cobol mantenance levels 
Author Message
 cobol mantenance levels

Does anyone know the industry standard for the number of lines of MVS
cobol a programmer should be able to maintain?  I have seen a  number of
7-8000 LOC per year per programmer for writing new code but what about
maintaining code?
--
ADavieCrockett

--== Sent via Deja.com http://www.*-*-*.com/
---Share what you know. Learn what you don't.---



Sat, 10 Nov 2001 03:00:00 GMT  
 cobol mantenance levels

Quote:

> Does anyone know the industry standard for the number of lines of MVS
> cobol a programmer should be able to maintain?  I have seen a  number of
> 7-8000 LOC per year per programmer for writing new code but what about
> maintaining code?

Interesting question.  There are lots of variables involved.  I could
maintain 10-100 times as much code in a well structured, well understood
environment than I could in an environment with huge old programs which
have had their spagetti code modified a hundred times and where the
business environment is not clearly defined.

Of course, it also depends on what maintenance needs to be done.
Changing the printed output of a form to match a new requirement doesn't
require much work.  Finding out why January's run didn't get the figures
desired for a report (while February's worked fine) takes much more
time.

Having a good testing environment with lots of data helps considerably
too.

Which takes longer to maintain:
     MOVE "abcdefghijk"    TO REPORT
or
     MOVE "abcdefgjijk"
                     TO REPORT

One example is twice as many lines as the other.



Sat, 10 Nov 2001 03:00:00 GMT  
 cobol mantenance levels

Quote:
>Does anyone know the industry standard for the number of lines of MVS
>cobol a programmer should be able to maintain?  I have seen a  number of
>7-8000 LOC per year per programmer for writing new code but what about
>maintaining code?

The number of lines of code you produce or maintain is completely irrelevant
to any measurement of a programmers ability. Anyone trying to put a number
on it is guessing with accuracy worse than a federal agency. The number is
irrelevant and cannot be measured with any amount of accuracy. These people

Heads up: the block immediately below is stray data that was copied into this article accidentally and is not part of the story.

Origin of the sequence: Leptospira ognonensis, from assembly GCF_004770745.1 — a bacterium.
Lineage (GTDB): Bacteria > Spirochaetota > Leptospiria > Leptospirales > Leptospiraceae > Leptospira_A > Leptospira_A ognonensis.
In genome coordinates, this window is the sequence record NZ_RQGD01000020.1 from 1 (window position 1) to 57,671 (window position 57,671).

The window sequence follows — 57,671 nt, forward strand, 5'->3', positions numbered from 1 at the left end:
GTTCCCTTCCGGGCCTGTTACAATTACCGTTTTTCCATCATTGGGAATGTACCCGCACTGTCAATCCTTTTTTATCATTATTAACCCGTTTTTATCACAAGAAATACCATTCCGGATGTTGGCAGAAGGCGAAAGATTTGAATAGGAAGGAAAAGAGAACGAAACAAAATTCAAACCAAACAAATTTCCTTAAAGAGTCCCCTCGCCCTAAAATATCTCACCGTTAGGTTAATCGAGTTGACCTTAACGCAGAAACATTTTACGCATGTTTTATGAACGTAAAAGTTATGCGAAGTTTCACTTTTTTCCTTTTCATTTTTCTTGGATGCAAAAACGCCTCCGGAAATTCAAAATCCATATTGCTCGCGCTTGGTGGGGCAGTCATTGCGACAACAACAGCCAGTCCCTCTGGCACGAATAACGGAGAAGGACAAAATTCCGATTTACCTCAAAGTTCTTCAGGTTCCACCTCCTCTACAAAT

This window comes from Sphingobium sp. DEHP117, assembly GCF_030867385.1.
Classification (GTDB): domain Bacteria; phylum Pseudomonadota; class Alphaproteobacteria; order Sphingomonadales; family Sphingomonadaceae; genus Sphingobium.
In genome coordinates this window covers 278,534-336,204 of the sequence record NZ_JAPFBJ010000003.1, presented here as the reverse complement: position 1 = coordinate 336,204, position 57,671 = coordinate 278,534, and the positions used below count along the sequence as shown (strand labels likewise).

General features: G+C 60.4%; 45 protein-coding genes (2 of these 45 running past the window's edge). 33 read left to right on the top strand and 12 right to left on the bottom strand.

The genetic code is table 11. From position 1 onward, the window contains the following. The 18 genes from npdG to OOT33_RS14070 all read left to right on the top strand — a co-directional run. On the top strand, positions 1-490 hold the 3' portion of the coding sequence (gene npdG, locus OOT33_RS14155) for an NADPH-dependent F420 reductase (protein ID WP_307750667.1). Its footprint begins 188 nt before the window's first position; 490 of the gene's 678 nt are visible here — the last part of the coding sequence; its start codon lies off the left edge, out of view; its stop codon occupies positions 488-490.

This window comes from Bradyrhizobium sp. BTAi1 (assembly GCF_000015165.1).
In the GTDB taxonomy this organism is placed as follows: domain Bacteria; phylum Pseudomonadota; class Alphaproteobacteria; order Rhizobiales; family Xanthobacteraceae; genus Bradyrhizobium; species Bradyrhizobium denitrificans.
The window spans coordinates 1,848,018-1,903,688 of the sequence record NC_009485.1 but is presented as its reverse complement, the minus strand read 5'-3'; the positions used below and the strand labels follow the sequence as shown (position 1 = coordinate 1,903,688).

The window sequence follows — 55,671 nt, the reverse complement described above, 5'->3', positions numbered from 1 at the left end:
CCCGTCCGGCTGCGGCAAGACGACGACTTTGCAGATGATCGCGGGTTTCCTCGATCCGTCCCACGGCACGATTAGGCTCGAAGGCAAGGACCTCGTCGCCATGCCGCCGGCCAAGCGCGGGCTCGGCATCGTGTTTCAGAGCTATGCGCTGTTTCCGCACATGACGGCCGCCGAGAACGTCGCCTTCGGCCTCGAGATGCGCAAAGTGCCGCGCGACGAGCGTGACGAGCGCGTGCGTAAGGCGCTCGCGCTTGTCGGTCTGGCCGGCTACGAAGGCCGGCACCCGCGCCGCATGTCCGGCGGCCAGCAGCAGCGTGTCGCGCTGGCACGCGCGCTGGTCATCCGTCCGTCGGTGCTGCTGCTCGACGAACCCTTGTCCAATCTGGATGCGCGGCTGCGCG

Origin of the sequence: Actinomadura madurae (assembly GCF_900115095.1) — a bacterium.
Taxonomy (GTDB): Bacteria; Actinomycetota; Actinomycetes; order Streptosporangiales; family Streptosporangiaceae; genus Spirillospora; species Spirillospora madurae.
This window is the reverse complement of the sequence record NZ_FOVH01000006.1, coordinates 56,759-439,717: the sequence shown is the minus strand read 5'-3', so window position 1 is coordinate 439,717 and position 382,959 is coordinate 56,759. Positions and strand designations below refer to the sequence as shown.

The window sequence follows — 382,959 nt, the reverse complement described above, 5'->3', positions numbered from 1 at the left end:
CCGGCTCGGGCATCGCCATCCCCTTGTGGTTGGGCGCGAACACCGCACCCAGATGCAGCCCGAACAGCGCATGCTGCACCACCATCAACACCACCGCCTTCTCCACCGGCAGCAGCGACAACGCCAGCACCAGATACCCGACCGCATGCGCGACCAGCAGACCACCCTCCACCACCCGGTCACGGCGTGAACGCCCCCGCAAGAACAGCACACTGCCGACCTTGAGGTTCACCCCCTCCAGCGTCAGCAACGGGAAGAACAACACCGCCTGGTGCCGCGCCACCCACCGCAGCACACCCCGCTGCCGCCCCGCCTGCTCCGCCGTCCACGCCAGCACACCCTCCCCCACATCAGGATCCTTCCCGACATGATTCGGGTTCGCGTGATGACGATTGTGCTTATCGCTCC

trying to create this standard are looking for a way to quantify human
intuitive ability. They management is simply looking for a way to reduce the
amount of money they have to pay their programmers by tying their salary to
a variable which is mostly dependant on how they decide to assign projects
and to whom they are assigned. Without any consideration for the intuitive
ability of the individual.

This is just a good example of how management "thinks" everything can be
quantified.



Sat, 10 Nov 2001 03:00:00 GMT  
 cobol mantenance levels

Quote:

> Does anyone know the industry standard for the number of lines of MVS
> cobol a programmer should be able to maintain?  I have seen a  number of
> 7-8000 LOC per year per programmer for writing new code but what about
> maintaining code?
> --
> ADavieCrockett

Simple answer,  really good code that was incredibly well
designed.  Infinite.

Incredibly bad code written by semi trained monkeys.  7-8000 lines
of code per year, they have to rewrite everything.

The next variable is the state of change that the code is under.
If new features are being introduced weekly (as per any real live
system) then the new features would require typically MORE time
than the original code (ie 3,000 lines).  The reason is a good
coder will work to restructure the logic possibly reducing the
line count as they make changes, a bad coder put additional code
on top of additional code with no concern for structure and you
end up with a total rewrite after a few years anyway.

The answer is there is no real answer.
Ken



Sun, 11 Nov 2001 03:00:00 GMT  
 cobol mantenance levels


Quote:

>Does anyone know the industry standard for the number of lines of MVS
>cobol a programmer should be able to maintain?  I have seen a  number of
>7-8000 LOC per year per programmer for writing new code but what about
>maintaining code?
>--
>ADavieCrockett

>--== Sent via Deja.com http://www.deja.com/ ==--
>---Share what you know. Learn what you don't.---

Wasn't this Microsofts initail problem with IBM? IBM wanted to charge by
LOC, and Microsoft thought it this should be the other way around; Less code